Apparently, the researcher who reported the first births of two gene-edited babies is now missing. Also, are we discussing the edited CCR5 gene, which according to research in individuals given CCR5 blockers ass part of HIV treatment is involved in learning and memory. So, tell us who was only interested in disease and NOT enhancement?

You, Me, Uterus!
The Lancet reports the first instance of a live birth from a transplanted uterus from a deceased donor.

Placenta In A Dish
Researchers in the UK have successfully created healthy placental organoids from donated placental tissue, which could lead to a platform for studying placenta-based disease in the lab.

Ancient mystery hominins somewhat discovered
Whose tools have we found?

If it walks like a dolphin…
it still isn’t a dolphin. It might be an Ichthyosaur!

A Conversation w/ Trace Dominguez! Find him at Uno dos of Trace.

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This Week in What Has Science Done for me Lately?!?
“Hi Everyone,
Long time listener (Eric-in-AK in the chatroom)
What has science done for me lately?

Well, on November 30, 2018 my home, Anchorage Alaska was hit by a magnitude 7.0 earthquake. The epicenter was 7 miles from town. In other places an earthquake that big and that close has been devastating and deadly.

However, Alaska is earthquake country. We have a large percentage of the world’s earthquakes. So we have some history.

On March 27, 1964, Anchorage and South-Central Alaska suffered a mind-boggling magnitude 9.2 quake. This quake, known as the Good Friday Earthquake for the day it happened, caused significant damage and a large loss of life.

In 1964, after the arrival of relief workers and disaster supplies came scientists. They studied the ground that had been moved by the quake. They looked at buildings. They talked with eyewitnesses and in the end, they came away with a better understanding of earthquakes.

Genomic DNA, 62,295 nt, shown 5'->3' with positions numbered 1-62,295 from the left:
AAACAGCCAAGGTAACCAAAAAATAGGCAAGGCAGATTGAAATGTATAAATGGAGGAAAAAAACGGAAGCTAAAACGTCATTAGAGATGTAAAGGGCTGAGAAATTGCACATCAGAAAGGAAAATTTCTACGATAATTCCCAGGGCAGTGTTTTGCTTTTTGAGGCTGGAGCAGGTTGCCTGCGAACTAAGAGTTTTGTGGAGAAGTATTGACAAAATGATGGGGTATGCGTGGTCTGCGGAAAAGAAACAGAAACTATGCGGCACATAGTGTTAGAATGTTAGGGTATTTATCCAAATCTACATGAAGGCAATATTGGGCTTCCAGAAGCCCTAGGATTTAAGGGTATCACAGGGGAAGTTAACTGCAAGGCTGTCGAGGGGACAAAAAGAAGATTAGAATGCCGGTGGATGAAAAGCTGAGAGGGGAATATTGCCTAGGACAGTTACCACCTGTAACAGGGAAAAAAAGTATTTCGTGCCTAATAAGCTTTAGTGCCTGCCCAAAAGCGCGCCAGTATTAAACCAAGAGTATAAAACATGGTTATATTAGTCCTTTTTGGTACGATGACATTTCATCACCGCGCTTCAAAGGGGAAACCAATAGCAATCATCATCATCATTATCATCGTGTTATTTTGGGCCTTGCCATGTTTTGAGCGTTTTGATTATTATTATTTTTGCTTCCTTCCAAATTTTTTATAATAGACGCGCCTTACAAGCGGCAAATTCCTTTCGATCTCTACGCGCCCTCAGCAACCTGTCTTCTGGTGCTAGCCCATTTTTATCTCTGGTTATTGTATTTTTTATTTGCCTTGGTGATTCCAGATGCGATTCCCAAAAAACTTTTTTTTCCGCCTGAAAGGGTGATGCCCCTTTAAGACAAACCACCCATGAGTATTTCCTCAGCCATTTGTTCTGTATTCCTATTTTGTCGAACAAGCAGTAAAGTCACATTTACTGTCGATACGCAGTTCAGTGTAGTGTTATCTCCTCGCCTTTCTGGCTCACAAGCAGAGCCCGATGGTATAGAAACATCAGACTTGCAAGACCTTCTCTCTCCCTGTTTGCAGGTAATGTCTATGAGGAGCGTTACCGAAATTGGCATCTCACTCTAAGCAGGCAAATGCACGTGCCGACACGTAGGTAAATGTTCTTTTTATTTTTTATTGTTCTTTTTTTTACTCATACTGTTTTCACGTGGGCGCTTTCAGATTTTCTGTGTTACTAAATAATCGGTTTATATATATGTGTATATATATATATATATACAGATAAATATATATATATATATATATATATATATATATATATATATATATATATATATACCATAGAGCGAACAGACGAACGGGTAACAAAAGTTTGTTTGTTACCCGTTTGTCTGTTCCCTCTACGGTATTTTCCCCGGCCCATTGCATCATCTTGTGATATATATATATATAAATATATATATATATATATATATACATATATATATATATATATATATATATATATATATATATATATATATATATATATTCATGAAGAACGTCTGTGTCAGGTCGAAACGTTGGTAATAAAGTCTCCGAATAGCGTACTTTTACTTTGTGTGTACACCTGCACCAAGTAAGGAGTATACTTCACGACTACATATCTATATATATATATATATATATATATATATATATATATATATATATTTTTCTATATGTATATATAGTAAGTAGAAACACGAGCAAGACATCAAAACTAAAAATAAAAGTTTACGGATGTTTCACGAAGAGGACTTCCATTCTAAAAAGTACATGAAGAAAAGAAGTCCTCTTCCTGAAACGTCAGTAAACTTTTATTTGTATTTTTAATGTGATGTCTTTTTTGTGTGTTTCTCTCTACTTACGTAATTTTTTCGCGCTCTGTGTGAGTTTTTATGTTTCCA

The ground movement offered confirmation of the then new theory of plate tectonics. The damage assessments lead to new tough building codes used throughout earthquake prone regions. And the rescue and relief operations lead to new and updated procedures to react to such a quake.

So, what has science done for me lately? Because of the scientific work done in the aftermath of the 1964 Good Friday Earthquake, my home of Anchorage just rode through a potentially devastating 7.0 earthquake with some, but not a lot of damage, no fatalities and only a few injuries.

Thank you, science.
(personal note, the quake was a wild ride)
–Eric Knapp”

Seven spiders spinning, four wiggly eels, three sneaky sharks, two water bears, a seahorse, and a liverwort plant…
New species for the holidays!

A Neuromorphic Synapse?
Are we on the path to artificial brains? A new study suggests nanowires with memristor abilities might finally be up to the task.

Galileo GPS system confirms Einstein’s Relativity!
Galileo satellites were poorly launched in 2014, their elliptical orbit allowed them to measure time dilation due to their change in distance from earth’s mass.

Greenland is going, going…
Melting due to climate change is happening at a much accelerated rate.

No Heart Stem Cells
To address the controversy surrounding the existence of stem cells in the heart, a recent study traced the paths of dividing mouse heart cells after induced myocardial infarction to see if any of them became new heart muscle. The result? While cells propagated new blood vessels, immune cells, and scar tissue, no new heart muscle was found.

OSIRIS-REx At Bennu!
NASA’s OSIRIS-REx mission arrived at the asteroid called Bennu this week, and is preparing to (technical term here) “boop” the chunk of space gravel to grab a piece and bring it back to Earth.

LIGO Virgo Catalog
The gravitational wave detector teams have released a full catalog of observations, which contain four additional black hole mergers based on deeper analysis of the data. The next observation season begins in Spring 2019.

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28 November, 2018 – Episode 697 – This Week in Science (TWIS) Podcast

November 29th, 2018

Interview w/ Dr. Alex Himmel from FermiLab,CRISPR Babies, Climate Bugs, Star People, Whale Wax, Zombie Spiders, Climate Assessment, InSight, Ion Wind Power, Passing Legos, And Much More…

Want to listen to a particular story from the show? You can do that here. Just look for the time-code link in the description.

Depending on how you arrived at this moment
you may have been told
that your existence was preceded by one or more of the following events…
A lump of clay fashioned just so
An extra rib put to better use
A delivery stork (that’s the one my grandmother told me)
A bolt of lightning into a pool of muck
A sperm an egg and an ancient ape
That you are simply made up of star stuff
As Carl Sagan once put it…
“The nitrogen in our DNA, the calcium in our teeth, the iron in our blood, the carbon in our apple pies were made in the interiors of collapsing stars.”
And while the answers to what we are made of and where we come from
are both mysterious to many and mostly known to science…
There are still gigantic questions left un answered
Often at the most minuscule of scales…